f you’ve never designed and delivered online learning before, where do you start? What skills do you need and how can you best choose a digital solution? To answer these questions, I participated in a podcast with @Stef Scott and @Ross Garner from GoodPractice. Here are some highlights of what the three of us discussed. Have a listen for more information, or continue reading this blog post.
Why start with delivering online learning?
Many aspects of our lives have moved online. More parts of our work are now online, so it’s logical that learning also keeps evolving in that direction. Many training providers know that they should go online, but not all know how to do it.
Where do you start with online learning? (3:10 min)
There are various ways how you can start with online learning. Rather than going to trade fairs and getting overwhelmed by all those ‘cool vendors’, just start with one thing. One learning need, one performance gap you’ve identified and one technology platform.
Many organisations jump in and pick a tool without having a good look at what the actual problem is (check out this blog post to identify what the problem is).
The key to getting started is to start with something that’s small, learn lessons from it and repeat it.
What if I can’t start small? (9:20 min)
Some organisations might deliberately choose a more radical change to online or blended learning, so you won’t be able to start small. In these situations, a smart ‘change management approach’ might help. For example, spend time getting feedback on what you’re building, work with pilots groups, spend time with senior stakeholders and get their buy-in. First, release the online course with a small group before enrolling the entire organisation or all clients.
Do I need the content first or do I need the platform first? (10:27 min)
Many people ask whether they need the platform first or the content first. When training providers come to use the platform, they usually have content and courses. Identifying the best platform for what they need depends on the target audience, the characteristics of the learners and the topics of the course. You have Learning Management Systems (LMSs), which are mostly ‘management systems’, and there are platforms which are mostly a ‘learning system’. Our platform focuses on the latter, helping the learner learn.
Don’t forget (11:50 min) that a tool doesn’t do the design work for you; the tool will deliver what you created. You need to think first about the design of the learning journey and then about the content needed.
Some people have a great slide deck and believe you can put this on a platform to create elearning (check out my colleagues blog on this topic of using Microsoft PowerPoint for elearning. Of course, you will have a digital solution then, and it might be the first step. But, you need to focus on what it is that you want to achieve and redesign the learning journey so that it is the most efficient and decide which components in that journey will be online and which ones offline.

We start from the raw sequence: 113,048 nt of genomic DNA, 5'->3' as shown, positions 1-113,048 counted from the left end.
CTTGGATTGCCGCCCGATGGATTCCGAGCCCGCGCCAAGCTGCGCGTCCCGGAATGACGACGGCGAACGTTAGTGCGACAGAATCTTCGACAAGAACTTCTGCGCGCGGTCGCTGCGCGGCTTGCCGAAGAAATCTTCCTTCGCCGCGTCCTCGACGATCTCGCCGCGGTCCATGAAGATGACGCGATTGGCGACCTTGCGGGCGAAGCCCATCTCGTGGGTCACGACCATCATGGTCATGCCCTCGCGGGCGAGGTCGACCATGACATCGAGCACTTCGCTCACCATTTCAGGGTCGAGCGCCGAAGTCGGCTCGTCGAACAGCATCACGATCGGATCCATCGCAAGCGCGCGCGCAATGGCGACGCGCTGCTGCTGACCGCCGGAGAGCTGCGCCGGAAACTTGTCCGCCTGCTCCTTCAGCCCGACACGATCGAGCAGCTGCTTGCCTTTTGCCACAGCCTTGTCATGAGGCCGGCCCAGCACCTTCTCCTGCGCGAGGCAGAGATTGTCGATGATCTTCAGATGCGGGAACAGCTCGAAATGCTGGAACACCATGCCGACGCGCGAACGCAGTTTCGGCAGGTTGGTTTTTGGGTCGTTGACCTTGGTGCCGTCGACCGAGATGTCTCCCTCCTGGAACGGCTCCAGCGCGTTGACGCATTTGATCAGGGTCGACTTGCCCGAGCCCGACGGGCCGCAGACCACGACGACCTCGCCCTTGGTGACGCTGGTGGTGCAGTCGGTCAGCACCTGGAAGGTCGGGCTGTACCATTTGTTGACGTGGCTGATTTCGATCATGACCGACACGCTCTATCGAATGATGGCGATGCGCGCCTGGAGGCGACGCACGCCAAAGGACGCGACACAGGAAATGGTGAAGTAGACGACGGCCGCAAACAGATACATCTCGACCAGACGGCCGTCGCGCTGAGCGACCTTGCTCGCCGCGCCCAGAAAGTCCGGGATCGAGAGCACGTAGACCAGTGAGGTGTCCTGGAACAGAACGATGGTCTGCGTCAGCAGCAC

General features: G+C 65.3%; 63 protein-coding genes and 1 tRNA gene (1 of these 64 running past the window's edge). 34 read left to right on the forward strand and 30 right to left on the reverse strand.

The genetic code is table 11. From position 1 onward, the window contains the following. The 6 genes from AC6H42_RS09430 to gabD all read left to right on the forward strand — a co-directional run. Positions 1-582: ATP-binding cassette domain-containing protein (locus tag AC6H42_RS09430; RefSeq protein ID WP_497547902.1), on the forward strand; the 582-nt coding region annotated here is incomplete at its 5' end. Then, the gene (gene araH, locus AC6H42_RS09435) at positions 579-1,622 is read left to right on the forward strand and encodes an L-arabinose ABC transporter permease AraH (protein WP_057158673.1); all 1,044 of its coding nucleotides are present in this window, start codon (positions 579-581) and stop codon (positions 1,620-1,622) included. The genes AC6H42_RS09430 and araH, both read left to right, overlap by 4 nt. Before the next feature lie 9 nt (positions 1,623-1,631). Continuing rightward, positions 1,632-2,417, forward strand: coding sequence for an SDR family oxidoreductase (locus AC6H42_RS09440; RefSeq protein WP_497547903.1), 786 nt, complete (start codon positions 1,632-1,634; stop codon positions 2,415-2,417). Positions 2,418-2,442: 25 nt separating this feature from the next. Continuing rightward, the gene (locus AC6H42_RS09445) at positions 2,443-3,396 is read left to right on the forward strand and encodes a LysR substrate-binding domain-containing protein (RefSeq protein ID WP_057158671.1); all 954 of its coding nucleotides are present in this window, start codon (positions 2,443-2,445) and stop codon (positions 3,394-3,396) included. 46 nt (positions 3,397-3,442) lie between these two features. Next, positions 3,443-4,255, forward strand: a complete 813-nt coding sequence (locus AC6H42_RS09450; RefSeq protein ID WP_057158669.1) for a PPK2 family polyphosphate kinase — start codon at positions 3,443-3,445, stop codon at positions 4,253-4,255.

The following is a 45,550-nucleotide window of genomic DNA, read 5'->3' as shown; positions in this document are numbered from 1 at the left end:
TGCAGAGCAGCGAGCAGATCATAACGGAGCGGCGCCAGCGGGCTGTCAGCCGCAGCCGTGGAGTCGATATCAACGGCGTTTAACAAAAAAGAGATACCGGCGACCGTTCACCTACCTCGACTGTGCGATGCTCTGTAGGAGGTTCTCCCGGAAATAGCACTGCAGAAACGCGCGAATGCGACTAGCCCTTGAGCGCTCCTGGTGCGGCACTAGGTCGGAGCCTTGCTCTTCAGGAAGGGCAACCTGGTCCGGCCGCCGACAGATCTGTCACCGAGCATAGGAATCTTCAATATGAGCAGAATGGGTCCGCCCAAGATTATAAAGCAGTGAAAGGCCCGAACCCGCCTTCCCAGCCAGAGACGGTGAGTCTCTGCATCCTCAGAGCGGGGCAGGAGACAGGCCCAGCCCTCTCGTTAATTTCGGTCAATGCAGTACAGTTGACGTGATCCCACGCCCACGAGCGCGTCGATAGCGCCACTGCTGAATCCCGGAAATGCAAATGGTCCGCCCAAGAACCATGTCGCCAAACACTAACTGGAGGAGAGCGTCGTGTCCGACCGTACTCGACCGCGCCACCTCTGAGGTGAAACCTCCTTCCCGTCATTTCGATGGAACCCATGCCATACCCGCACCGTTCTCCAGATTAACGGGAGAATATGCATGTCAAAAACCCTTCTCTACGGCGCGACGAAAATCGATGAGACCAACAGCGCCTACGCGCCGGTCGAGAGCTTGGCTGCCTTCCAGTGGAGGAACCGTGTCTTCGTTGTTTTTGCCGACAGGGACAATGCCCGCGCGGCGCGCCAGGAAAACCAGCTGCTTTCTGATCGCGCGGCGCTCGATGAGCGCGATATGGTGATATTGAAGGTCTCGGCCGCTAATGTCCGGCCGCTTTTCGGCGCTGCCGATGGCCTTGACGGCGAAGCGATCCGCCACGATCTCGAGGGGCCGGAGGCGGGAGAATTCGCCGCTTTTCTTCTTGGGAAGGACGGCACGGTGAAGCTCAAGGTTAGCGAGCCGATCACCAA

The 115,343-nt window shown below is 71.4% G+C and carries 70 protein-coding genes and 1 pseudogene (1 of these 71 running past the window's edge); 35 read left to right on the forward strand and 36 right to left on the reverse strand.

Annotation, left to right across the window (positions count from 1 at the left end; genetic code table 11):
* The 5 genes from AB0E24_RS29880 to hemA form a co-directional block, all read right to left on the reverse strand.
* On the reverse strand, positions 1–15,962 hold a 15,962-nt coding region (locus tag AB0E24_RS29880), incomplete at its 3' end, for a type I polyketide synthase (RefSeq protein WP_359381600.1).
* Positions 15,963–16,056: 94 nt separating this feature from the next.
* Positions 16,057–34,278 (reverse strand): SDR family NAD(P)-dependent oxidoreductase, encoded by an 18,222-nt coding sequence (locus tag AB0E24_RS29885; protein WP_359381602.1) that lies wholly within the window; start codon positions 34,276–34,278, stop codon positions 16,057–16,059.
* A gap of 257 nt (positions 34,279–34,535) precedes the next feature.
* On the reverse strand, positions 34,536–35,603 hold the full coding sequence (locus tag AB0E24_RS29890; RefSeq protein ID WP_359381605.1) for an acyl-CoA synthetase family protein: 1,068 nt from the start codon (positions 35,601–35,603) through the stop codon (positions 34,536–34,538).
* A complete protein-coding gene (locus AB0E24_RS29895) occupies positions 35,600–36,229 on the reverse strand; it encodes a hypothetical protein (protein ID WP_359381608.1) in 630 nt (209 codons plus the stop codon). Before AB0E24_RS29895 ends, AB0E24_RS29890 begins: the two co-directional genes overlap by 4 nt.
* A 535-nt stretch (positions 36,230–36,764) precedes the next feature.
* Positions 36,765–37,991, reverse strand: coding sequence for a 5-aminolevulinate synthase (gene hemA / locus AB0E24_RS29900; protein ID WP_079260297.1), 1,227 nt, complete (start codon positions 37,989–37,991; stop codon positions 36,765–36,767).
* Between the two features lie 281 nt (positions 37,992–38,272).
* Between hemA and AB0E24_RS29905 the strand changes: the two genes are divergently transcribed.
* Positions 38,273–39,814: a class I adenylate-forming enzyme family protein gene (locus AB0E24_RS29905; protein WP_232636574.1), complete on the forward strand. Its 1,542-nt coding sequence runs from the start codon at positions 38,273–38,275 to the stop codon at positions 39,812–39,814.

Which skills do I need as a professional to start with online learning? (15:39 min)
As L&D professionals, we are fond of learning and love designing learning solutions. Usually, L&D professionals don’t like the analysis part as much as the creation and delivery of learning.
But, it all starts with a good analysis, understanding the situation, the context and the learners; understanding what’s needed to increase performance. A great analysis will give you lots of clues on how to use the right blend of learning components, whether that’s online or offline.
Before you can start to design, you first need a good analysis.
Also, learning design expertise is important— which approach will get the best results for which kinds of learning or situations?
Lastly, you need to understand how technology can support learning. You need to know the functionalities and how the technology can best host or support (parts of) your learning program. Technology can vary from a small and specific app to a complete blended learning platform. So, choose the right blend and the right technology for the right situation.
Curious to know all the details? Here’s the podcast!
Ger Driesen, Learning Innovation Leader at aNewSpring
Think of connecting people, ideas and inspiration in the global L&D community and you’ve just created the perfect description of Ger Driesen. In his role as Learning Innovation Leader at aNewSpring he focuses on motivating and guiding professionals to build inspiring learning journeys. During his career he has had a variety of L&D roles, from consultant, trainer and facilitator, to L&D manager and entrepreneur. He’s also known as ‘the Dutch L&D trendcatcher’. Keep up with Ger on Twitter and LinkedIn.